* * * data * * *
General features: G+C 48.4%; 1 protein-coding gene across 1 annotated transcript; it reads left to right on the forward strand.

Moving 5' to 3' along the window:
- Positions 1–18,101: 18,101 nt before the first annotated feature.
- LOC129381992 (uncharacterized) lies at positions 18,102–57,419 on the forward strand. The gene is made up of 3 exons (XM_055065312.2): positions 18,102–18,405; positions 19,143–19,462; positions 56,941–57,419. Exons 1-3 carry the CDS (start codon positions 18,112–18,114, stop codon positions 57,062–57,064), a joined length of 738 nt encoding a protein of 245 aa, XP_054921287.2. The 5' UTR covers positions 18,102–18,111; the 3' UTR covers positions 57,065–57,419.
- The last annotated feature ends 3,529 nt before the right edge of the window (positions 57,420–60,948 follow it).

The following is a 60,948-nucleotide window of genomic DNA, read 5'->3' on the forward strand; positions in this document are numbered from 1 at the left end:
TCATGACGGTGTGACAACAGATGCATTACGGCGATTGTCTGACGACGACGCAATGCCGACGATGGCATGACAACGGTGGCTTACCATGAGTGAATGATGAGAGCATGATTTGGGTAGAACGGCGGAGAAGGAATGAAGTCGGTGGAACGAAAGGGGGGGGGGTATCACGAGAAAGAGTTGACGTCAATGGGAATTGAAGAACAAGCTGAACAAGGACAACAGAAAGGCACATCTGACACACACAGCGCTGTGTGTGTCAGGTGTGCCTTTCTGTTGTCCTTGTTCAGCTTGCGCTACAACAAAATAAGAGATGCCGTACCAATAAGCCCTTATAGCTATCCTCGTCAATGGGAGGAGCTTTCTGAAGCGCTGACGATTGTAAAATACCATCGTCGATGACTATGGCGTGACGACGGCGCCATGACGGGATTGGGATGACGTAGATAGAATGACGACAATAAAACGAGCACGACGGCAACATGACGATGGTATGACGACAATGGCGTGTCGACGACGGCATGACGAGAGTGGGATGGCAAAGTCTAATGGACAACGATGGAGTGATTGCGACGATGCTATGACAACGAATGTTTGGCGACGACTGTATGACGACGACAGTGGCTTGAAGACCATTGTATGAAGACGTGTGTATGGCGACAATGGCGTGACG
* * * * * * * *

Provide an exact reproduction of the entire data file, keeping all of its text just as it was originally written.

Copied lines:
General features: G+C 48.4%; 1 protein-coding gene across 1 annotated transcript; it reads left to right on the forward strand.

Moving 5' to 3' along the window:
- Positions 1–18,101: 18,101 nt before the first annotated feature.
- LOC129381992 (uncharacterized) lies at positions 18,102–57,419 on the forward strand. The gene is made up of 3 exons (XM_055065312.2): positions 18,102–18,405; positions 19,143–19,462; positions 56,941–57,419. Exons 1-3 carry the CDS (start codon positions 18,112–18,114, stop codon positions 57,062–57,064), a joined length of 738 nt encoding a protein of 245 aa, XP_054921287.2. The 5' UTR covers positions 18,102–18,111; the 3' UTR covers positions 57,065–57,419.
- The last annotated feature ends 3,529 nt before the right edge of the window (positions 57,420–60,948 follow it).

The following is a 60,948-nucleotide window of genomic DNA, read 5'->3' on the forward strand; positions in this document are numbered from 1 at the left end:
TCATGACGGTGTGACAACAGATGCATTACGGCGATTGTCTGACGACGACGCAATGCCGACGATGGCATGACAACGGTGGCTTACCATGAGTGAATGATGAGAGCATGATTTGGGTAGAACGGCGGAGAAGGAATGAAGTCGGTGGAACGAAAGGGGGGGGGGTATCACGAGAAAGAGTTGACGTCAATGGGAATTGAAGAACAAGCTGAACAAGGACAACAGAAAGGCACATCTGACACACACAGCGCTGTGTGTGTCAGGTGTGCCTTTCTGTTGTCCTTGTTCAGCTTGCGCTACAACAAAATAAGAGATGCCGTACCAATAAGCCCTTATAGCTATCCTCGTCAATGGGAGGAGCTTTCTGAAGCGCTGACGATTGTAAAATACCATCGTCGATGACTATGGCGTGACGACGGCGCCATGACGGGATTGGGATGACGTAGATAGAATGACGACAATAAAACGAGCACGACGGCAACATGACGATGGTATGACGACAATGGCGTGTCGACGACGGCATGACGAGAGTGGGATGGCAAAGTCTAATGGACAACGATGGAGTGATTGCGACGATGCTATGACAACGAATGTTTGGCGACGACTGTATGACGACGACAGTGGCTTGAAGACCATTGTATGAAGACGTGTGTATGGCGACAATGGCGTGACG